Interview: Real Friends

By | October 28, 2013 at 12:00 PM

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Since the release of their latest EP Put Yourself Back Together this summer, Real Friends have been touring non-stop. They’re currently in the middle of their first coast-to-coast US headliner and idobi writer Catherine Yi caught up with bassist and lyricist Kyle Fasel to discuss constantly being on the road, his songwriting influences, and the coolest fan experience he’s ever had.

It feels like you guys exploded in popularity this past year with your two EP’s. How has that whole process been for you guys?

I think it’s just been more like constant growth in a way. We’re still the same band we always were and we’re just really grateful for all the growth and we just owe it to all the fans really, so that we can come to places and play cities we’ve never played before and have kids come out. I think it’s just growth and I think we’re still growing, and I just hope that it keeps going up.

You guys were on the Vans Warped Tour for the first time this summer. How was that?

It was awesome. We played the first three weeks. It was all like West Coast dates. I think we started on the first date, which was in Seattle, and then we looped all around the West Coast and ended in Indianapolis. So yeah, it was cool. It’s like the hardest tour to do though, because it’s so hot outside. But it toughened our skin in a way, as a band, and I think it really helped us out. We got to play in front of a lot of kids that hadn’t seen us for a while, and new fans as well.

And you guys are playing the UK version too right?

Yeah, we’re playing one day in the UK. I think out there they do more of a 2 or 3 day fest type thing. It’s not really like in America where they go to every major city. It’s pretty cool to be able to play that. We were really honored to be asked to play because there’s a lot of awesome bands playing, so we’re really stoked for that.

I know you guys played a headlining tour for the second half of summer, and you’re on another one now. How does it feel to be headlining all these tours this year?

It’s awesome. It’s really cool to headline because we’re able to play more songs. We went out with Senses Fail in the spring and then we did Warped Tour, and you’re only able to play for about 25 minutes, so you have to identify yourself to these kids in a short amount of time. So it was really cool to be able to play for 45 minutes to an hour and get more deep into song meanings or just be funny, like show our personality more. So that’s what I enjoy the most about headlining, but I also like supporting too because when you support bands you play in front of new fans.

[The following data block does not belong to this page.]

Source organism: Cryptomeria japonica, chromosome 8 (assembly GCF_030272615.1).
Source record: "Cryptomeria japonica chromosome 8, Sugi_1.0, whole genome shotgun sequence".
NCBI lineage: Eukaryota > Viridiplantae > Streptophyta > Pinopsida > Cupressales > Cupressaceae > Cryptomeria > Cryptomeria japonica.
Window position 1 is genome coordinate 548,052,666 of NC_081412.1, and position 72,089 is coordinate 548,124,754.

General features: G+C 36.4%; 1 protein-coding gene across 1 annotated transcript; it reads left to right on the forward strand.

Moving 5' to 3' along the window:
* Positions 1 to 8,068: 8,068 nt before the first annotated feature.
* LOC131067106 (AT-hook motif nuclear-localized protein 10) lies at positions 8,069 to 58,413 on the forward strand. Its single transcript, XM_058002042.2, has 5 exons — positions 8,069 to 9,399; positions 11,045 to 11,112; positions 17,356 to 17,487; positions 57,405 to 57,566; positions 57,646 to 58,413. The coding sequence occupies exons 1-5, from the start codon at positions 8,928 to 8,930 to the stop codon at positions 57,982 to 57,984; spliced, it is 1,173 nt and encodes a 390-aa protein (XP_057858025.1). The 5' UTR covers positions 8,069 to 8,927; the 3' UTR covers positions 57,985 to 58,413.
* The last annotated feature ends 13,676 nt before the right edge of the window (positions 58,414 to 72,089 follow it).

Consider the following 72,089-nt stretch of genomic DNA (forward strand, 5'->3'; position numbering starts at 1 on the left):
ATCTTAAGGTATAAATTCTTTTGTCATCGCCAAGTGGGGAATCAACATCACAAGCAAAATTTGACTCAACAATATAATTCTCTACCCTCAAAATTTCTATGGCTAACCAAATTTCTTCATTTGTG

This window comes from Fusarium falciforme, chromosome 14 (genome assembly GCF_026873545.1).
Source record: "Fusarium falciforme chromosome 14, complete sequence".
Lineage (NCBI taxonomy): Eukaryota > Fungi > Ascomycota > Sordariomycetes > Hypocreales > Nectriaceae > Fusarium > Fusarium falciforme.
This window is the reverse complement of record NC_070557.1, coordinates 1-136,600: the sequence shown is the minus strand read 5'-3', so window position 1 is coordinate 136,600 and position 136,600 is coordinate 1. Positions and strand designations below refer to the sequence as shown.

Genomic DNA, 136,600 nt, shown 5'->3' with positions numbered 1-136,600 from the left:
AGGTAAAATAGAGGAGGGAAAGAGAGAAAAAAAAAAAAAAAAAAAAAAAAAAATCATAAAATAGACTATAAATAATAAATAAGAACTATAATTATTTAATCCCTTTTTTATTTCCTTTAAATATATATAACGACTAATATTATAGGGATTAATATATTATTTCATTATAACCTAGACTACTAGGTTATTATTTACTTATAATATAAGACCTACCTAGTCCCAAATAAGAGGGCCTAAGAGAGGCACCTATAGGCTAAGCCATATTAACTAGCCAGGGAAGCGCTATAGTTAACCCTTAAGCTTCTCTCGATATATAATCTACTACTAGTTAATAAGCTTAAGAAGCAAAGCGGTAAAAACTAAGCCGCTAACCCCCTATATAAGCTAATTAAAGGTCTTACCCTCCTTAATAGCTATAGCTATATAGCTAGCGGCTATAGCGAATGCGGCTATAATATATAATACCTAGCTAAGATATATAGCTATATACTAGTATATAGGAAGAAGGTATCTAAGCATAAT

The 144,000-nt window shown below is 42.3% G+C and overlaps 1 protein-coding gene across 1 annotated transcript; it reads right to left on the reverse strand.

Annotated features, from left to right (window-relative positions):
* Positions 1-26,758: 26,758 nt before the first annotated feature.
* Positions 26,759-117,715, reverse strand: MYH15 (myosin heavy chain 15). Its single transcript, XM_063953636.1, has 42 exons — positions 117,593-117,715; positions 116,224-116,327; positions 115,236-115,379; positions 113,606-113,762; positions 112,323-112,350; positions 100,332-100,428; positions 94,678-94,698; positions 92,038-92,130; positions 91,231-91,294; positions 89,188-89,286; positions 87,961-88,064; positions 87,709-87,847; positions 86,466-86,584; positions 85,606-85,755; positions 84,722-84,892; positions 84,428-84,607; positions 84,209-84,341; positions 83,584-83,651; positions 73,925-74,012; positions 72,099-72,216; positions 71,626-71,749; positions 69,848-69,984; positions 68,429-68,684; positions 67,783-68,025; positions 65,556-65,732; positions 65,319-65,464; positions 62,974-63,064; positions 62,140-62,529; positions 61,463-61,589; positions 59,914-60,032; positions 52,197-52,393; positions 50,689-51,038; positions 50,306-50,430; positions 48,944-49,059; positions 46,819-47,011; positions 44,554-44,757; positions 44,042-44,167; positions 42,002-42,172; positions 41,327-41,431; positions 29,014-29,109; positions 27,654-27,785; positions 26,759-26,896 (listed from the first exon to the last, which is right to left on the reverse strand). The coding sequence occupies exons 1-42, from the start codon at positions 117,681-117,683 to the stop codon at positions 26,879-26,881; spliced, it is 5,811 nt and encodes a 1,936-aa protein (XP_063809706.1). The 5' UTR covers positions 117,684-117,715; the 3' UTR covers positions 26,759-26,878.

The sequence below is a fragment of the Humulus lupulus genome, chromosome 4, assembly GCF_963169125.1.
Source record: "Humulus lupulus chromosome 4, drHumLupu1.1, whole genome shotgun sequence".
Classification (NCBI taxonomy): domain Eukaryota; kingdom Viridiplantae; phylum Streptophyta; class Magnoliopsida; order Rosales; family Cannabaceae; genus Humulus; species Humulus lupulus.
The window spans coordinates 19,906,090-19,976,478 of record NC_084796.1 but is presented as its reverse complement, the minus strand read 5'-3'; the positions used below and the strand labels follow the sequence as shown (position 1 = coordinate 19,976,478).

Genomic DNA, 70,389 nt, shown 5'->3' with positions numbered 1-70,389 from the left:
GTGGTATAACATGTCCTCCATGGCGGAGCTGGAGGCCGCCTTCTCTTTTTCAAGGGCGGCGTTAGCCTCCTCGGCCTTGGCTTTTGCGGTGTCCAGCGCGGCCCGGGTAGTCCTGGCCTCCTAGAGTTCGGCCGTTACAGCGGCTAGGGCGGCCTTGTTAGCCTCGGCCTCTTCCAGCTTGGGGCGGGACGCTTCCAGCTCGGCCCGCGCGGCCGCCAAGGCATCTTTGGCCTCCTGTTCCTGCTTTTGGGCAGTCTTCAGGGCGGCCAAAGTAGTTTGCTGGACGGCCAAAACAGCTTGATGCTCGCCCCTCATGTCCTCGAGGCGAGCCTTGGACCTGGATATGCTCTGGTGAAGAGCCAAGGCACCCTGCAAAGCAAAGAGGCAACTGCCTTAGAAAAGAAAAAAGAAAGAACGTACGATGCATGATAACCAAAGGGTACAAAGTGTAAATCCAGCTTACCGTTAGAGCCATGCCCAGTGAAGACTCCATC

So how has your current headliner been so far?

It’s been amazing, honestly. It’s been the best tour we’ve ever done so far. We didn’t really know what to expect because this is our first proper headlining tour, like full US, and it’s just been awesome. We’ve been able to fill a lot of the rooms up, like some of the shows have even sold out. Last night we played at Chain Reaction and it sold out and we’d never played there before, so it’s really overwhelming in the best way possible.

I also really like how you guys add a lot of local bands every night.

We don’t really have anything to do with that. It’s kinda the person putting on the show, but it’s been cool because some of the local bands that have played on the shows, we’ve played with them before. It’s a nice surprise when you’re like “Oh hey, what’s up, I didn’t even know you were playing.” We played a show in Minnesota and there’s this band called Molly’s Worst Enemy and they were the local band and they’re a really cool band. It’s cool too because we get a lot of the younger kids asking for advice, which you think is weird because, I don’t know, it just makes me feel old [laughs]. But yeah, it’s definitely cool to throw the local bands on there too. I’m almost 25 now, but when I was like 16 playing in bands, if I played with a band I liked it was a really big deal. So it’s cool to be able to give that back to someone else many years later.

Speaking of, who were your biggest influences growing up and influencing this band especially?

It’s hard to say. When I was growing up, I didn’t really listen to a lot of pop punk. I listened to a lot more hardcore, and like heavier type stuff when I was younger. Then I got really into emo music like American Football and Jimmy Eat World and stuff like that. I mean, all those bands influenced me, I guess. I remember when I was younger, there’s a band called Thursday, and they put out an album called Full Collapse in 2001 and that was the album that made me want to be in a band. I used to sing in a band when I was younger, it was terrible [laughs]. But that was definitely the band that made me want to do this, like ever since I was about 16 I knew that I wanted to be in a band for real.